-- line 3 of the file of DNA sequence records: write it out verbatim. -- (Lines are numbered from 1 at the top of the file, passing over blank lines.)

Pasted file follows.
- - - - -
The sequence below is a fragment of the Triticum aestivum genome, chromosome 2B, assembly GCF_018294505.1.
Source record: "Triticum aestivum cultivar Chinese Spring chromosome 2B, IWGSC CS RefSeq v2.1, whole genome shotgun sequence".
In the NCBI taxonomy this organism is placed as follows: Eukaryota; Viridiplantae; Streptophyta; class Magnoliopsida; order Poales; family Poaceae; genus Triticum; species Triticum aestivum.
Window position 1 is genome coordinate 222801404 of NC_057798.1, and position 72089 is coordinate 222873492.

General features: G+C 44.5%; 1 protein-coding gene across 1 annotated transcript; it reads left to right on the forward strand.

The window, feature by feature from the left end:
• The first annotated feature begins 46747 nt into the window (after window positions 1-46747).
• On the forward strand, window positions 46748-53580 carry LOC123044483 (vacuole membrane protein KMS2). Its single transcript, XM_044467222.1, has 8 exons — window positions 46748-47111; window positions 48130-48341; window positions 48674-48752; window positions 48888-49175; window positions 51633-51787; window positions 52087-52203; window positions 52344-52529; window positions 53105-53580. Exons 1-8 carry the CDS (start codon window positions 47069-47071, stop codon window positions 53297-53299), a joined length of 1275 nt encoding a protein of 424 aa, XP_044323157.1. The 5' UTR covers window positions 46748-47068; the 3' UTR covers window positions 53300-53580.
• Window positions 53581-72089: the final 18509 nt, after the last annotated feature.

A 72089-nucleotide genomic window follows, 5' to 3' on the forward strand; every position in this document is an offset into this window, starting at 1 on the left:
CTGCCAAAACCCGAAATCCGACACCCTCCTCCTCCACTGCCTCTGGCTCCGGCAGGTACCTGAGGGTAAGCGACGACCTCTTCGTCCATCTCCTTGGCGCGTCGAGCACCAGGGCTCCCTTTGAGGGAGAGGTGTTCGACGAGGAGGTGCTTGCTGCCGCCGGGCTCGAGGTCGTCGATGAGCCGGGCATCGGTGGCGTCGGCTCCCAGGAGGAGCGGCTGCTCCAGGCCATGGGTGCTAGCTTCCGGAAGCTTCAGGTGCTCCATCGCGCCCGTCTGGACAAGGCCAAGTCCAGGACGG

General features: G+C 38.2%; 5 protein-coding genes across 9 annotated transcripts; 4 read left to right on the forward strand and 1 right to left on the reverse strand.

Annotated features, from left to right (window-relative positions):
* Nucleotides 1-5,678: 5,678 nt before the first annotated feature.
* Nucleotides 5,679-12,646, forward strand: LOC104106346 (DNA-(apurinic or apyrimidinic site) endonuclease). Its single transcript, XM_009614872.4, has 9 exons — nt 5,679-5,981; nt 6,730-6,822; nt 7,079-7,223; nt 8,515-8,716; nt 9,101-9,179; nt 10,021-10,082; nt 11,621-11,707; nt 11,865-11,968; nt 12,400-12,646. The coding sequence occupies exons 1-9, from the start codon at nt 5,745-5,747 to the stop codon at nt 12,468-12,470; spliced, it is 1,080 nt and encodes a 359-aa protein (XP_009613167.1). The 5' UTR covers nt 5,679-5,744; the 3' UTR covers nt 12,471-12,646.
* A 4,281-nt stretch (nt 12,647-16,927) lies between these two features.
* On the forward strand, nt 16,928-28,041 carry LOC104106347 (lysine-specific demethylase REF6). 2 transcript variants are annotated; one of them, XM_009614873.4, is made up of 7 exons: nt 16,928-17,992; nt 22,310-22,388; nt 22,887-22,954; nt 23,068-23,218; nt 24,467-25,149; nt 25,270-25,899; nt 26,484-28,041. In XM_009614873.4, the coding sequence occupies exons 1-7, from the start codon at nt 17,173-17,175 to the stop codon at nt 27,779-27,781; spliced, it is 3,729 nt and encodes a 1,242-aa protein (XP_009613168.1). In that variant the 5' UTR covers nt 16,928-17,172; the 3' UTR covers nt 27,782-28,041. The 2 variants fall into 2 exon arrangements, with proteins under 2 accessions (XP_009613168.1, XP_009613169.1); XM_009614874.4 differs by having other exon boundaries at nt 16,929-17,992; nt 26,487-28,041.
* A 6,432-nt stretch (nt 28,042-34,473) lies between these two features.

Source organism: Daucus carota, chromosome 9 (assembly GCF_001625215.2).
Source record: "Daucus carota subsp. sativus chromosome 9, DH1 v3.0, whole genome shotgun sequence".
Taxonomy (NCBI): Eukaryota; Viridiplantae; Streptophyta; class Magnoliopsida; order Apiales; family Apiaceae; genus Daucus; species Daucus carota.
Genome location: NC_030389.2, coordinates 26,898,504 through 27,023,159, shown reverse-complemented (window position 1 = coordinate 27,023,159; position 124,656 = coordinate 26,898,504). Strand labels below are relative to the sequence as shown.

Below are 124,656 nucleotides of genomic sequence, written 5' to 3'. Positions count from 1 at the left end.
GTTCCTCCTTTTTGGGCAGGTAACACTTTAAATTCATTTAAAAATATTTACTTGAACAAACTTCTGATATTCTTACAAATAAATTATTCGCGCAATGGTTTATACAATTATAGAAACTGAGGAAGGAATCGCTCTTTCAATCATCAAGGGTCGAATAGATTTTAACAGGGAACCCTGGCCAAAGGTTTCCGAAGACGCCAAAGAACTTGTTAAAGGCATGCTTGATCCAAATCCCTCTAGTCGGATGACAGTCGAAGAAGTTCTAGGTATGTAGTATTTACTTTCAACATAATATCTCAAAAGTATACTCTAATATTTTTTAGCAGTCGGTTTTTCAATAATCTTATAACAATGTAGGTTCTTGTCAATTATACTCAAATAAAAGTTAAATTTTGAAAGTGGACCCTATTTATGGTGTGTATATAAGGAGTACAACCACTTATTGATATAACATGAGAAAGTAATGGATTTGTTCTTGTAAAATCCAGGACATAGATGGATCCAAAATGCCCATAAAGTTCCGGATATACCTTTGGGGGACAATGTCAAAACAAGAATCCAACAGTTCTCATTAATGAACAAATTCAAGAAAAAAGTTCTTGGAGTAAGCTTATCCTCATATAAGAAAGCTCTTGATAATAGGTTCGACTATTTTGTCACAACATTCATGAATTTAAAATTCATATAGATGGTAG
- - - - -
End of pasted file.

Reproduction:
In the NCBI taxonomy this organism is placed as follows: Eukaryota; Viridiplantae; Streptophyta; class Magnoliopsida; order Poales; family Poaceae; genus Triticum; species Triticum aestivum.